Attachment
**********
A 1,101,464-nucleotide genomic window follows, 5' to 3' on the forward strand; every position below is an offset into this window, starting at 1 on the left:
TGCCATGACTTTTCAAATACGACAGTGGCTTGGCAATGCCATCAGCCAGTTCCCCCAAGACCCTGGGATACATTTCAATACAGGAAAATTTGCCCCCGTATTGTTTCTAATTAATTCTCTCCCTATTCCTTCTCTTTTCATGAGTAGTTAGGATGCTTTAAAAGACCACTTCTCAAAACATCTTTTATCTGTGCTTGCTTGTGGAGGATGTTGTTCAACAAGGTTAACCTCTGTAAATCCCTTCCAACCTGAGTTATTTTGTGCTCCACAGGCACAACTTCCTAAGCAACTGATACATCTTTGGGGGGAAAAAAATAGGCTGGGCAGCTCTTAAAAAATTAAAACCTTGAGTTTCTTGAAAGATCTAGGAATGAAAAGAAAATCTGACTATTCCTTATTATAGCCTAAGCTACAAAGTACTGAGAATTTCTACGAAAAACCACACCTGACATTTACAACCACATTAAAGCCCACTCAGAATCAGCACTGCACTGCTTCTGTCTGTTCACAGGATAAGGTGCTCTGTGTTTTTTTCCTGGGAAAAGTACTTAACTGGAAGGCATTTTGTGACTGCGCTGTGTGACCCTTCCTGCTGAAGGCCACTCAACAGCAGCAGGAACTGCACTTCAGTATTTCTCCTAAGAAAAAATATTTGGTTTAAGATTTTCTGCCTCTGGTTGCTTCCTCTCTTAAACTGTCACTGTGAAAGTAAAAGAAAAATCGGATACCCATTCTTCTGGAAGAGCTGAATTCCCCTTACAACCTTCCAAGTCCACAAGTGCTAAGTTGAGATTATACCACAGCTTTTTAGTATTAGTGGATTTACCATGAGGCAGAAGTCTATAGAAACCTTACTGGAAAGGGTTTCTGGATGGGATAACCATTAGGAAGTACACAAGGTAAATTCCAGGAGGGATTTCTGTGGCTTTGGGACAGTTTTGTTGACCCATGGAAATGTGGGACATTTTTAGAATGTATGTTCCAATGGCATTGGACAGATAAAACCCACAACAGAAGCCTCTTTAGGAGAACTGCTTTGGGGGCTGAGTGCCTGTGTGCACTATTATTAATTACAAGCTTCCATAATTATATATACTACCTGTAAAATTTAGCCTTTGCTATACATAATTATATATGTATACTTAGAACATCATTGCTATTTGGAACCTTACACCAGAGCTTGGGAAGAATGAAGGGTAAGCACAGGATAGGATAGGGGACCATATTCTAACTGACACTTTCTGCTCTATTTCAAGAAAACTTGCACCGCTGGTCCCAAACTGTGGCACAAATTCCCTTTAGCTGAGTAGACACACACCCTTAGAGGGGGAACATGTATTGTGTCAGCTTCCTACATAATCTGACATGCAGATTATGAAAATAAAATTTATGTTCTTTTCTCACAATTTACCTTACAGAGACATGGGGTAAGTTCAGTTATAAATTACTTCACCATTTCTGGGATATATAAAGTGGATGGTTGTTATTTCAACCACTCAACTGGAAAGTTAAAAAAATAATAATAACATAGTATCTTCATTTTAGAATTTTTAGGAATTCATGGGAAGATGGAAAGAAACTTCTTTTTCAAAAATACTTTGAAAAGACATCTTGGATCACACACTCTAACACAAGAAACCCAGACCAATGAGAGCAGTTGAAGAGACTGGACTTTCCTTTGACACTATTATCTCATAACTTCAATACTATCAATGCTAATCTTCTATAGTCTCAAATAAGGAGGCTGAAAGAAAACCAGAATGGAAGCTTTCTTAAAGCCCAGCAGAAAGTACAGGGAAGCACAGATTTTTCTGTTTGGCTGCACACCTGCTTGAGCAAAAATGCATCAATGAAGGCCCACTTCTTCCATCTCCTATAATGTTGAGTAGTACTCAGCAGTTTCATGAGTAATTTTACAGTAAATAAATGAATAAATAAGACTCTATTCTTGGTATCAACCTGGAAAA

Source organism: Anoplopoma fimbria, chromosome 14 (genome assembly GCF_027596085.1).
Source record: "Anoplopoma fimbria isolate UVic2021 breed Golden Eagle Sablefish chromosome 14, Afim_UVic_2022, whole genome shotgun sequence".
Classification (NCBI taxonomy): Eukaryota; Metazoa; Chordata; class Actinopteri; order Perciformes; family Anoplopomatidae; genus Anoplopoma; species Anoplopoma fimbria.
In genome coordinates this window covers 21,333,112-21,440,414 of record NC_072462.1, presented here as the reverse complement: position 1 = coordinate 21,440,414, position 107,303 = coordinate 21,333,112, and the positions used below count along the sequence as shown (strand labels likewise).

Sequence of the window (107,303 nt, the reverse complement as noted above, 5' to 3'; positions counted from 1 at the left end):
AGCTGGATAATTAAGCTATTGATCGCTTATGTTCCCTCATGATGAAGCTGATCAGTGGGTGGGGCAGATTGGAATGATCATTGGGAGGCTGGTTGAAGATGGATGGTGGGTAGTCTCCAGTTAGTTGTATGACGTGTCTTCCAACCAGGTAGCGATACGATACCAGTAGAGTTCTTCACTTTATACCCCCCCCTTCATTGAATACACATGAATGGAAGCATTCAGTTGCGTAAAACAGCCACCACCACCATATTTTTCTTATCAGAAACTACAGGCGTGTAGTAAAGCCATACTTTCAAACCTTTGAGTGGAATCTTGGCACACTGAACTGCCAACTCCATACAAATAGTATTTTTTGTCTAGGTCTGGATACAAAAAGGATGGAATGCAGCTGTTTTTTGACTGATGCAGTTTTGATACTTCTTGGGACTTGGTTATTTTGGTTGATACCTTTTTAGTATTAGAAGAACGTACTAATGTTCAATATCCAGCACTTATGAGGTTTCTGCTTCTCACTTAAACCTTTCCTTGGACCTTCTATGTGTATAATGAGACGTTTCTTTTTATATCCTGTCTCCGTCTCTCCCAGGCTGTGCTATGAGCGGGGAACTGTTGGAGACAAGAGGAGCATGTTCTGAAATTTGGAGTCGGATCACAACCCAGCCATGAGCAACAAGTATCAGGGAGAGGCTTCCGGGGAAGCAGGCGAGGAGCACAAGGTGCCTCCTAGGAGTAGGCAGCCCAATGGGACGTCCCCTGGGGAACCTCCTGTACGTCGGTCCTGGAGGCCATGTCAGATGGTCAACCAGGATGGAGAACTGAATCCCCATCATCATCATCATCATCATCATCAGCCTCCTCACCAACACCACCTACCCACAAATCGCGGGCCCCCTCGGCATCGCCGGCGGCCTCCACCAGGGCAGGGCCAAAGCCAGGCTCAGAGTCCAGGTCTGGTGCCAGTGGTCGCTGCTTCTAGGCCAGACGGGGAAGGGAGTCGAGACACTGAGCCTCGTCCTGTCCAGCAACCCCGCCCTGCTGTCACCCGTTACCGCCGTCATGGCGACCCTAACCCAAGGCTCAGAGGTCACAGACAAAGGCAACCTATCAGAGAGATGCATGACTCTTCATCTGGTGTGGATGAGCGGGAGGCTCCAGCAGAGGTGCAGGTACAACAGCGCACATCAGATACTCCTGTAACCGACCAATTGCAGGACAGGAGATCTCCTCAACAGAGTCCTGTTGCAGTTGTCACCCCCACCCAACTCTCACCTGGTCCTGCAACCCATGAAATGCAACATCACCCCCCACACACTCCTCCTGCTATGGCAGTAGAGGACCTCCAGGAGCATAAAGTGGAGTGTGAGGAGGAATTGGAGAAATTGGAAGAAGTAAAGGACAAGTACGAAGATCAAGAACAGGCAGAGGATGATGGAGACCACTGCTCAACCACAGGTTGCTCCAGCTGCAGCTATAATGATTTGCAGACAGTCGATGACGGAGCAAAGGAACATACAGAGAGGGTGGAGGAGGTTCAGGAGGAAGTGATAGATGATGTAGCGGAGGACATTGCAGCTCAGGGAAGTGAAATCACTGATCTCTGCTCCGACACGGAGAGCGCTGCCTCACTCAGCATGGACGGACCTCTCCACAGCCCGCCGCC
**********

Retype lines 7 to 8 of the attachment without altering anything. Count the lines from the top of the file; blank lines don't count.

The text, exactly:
Sequence of the window (107,303 nt, the reverse complement as noted above, 5' to 3'; positions counted from 1 at the left end):
AGCTGGATAATTAAGCTATTGATCGCTTATGTTCCCTCATGATGAAGCTGATCAGTGGGTGGGGCAGATTGGAATGATCATTGGGAGGCTGGTTGAAGATGGATGGTGGGTAGTCTCCAGTTAGTTGTATGACGTGTCTTCCAACCAGGTAGCGATACGATACCAGTAGAGTTCTTCACTTTATACCCCCCCCTTCATTGAATACACATGAATGGAAGCATTCAGTTGCGTAAAACAGCCACCACCACCATATTTTTCTTATCAGAAACTACAGGCGTGTAGTAAAGCCATACTTTCAAACCTTTGAGTGGAATCTTGGCACACTGAACTGCCAACTCCATACAAATAGTATTTTTTGTCTAGGTCTGGATACAAAAAGGATGGAATGCAGCTGTTTTTTGACTGATGCAGTTTTGATACTTCTTGGGACTTGGTTATTTTGGTTGATACCTTTTTAGTATTAGAAGAACGTACTAATGTTCAATATCCAGCACTTATGAGGTTTCTGCTTCTCACTTAAACCTTTCCTTGGACCTTCTATGTGTATAATGAGACGTTTCTTTTTATATCCTGTCTCCGTCTCTCCCAGGCTGTGCTATGAGCGGGGAACTGTTGGAGACAAGAGGAGCATGTTCTGAAATTTGGAGTCGGATCACAACCCAGCCATGAGCAACAAGTATCAGGGAGAGGCTTCCGGGGAAGCAGGCGAGGAGCACAAGGTGCCTCCTAGGAGTAGGCAGCCCAATGGGACGTCCCCTGGGGAACCTCCTGTACGTCGGTCCTGGAGGCCATGTCAGATGGTCAACCAGGATGGAGAACTGAATCCCCATCATCATCATCATCATCATCATCAGCCTCCTCACCAACACCACCTACCCACAAATCGCGGGCCCCCTCGGCATCGCCGGCGGCCTCCACCAGGGCAGGGCCAAAGCCAGGCTCAGAGTCCAGGTCTGGTGCCAGTGGTCGCTGCTTCTAGGCCAGACGGGGAAGGGAGTCGAGACACTGAGCCTCGTCCTGTCCAGCAACCCCGCCCTGCTGTCACCCGTTACCGCCGTCATGGCGACCCTAACCCAAGGCTCAGAGGTCACAGACAAAGGCAACCTATCAGAGAGATGCATGACTCTTCATCTGGTGTGGATGAGCGGGAGGCTCCAGCAGAGGTGCAGGTACAACAGCGCACATCAGATACTCCTGTAACCGACCAATTGCAGGACAGGAGATCTCCTCAACAGAGTCCTGTTGCAGTTGTCACCCCCACCCAACTCTCACCTGGTCCTGCAACCCATGAAATGCAACATCACCCCCCACACACTCCTCCTGCTATGGCAGTAGAGGACCTCCAGGAGCATAAAGTGGAGTGTGAGGAGGAATTGGAGAAATTGGAAGAAGTAAAGGACAAGTACGAAGATCAAGAACAGGCAGAGGATGATGGAGACCACTGCTCAACCACAGGTTGCTCCAGCTGCAGCTATAATGATTTGCAGACAGTCGATGACGGAGCAAAGGAACATACAGAGAGGGTGGAGGAGGTTCAGGAGGAAGTGATAGATGATGTAGCGGAGGACATTGCAGCTCAGGGAAGTGAAATCACTGATCTCTGCTCCGACACGGAGAGCGCTGCCTCACTCAGCATGGACGGACCTCTCCACAGCCCGCCGCC